Investing.com – The U.S. dollar remained close to nearly 13-year highs against its Canadian counterpart on Friday, despite weak U.S. data as the ongoing rout in oil prices continued to weigh heavily on the commodity-related Canadian currency.
USD/CAD hit 1.4546 during early U.S. trade, the pair’s highest since April 2003; the pair subsequently consolidated at 1.4466, advancing 0.70%.
The pair was likely to find support at 1.4330, Thursday’s low and resistance at 1.4946.
The U.S. Census Bureau reported on Friday that retail sales fell 0.1% in December, compared to expectations for a 0.1% rise. Retail sales increased by 0.4% in November, whose figure was revised from a previously estimated 0.2% gain.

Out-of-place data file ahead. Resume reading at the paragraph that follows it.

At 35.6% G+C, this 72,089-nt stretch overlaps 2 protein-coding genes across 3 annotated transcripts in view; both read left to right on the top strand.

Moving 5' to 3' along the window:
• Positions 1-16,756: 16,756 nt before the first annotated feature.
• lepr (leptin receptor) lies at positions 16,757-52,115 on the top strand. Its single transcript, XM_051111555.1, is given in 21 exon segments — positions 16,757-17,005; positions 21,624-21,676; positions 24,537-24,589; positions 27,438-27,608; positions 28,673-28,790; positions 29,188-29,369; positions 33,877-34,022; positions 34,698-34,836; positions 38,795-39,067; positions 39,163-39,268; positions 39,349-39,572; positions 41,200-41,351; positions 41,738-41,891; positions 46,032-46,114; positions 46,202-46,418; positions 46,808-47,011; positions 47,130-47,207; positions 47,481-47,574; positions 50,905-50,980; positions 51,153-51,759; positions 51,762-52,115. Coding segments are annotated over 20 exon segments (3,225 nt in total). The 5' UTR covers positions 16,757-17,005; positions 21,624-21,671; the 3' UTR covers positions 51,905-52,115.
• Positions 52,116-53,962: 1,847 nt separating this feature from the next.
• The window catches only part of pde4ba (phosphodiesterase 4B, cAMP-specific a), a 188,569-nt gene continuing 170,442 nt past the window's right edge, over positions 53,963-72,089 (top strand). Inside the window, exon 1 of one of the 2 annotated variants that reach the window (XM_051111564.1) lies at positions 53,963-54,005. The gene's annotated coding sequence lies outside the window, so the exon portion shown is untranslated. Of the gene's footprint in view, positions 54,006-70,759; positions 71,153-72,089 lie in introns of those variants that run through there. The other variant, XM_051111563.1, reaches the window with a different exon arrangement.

Core retail sales, which exclude automobiles, slipped 0.1% last month, disappointing expectations for a 0.2% gain.
A separate report showed that the U.S. producer price index slipped 0.2% in December, in line with expectations. Core PPI, which excludes food and energy, inched up 0.1% last month, in line with expectations.
In addition, the Federal Reserve of New York said its Empire State manufacturing index deteriorated to minus 19.37 this month from minus 6.21 in December, whose figure was revised from a previously estimated reading of minus 4.59.
Analysts had expected the index to improve to minus 4.00 in January.
But the Canadian dollar remained under broad selling pressure as Brent crude, the global benchmark, fell below the $30 per barrel threshold on Friday, the lowest level since 2004, pressured by concerns over a global supply glut.
The loonie was sharply lower against the euro, with EUR/CAD rallying 1.60% to 1.5857.
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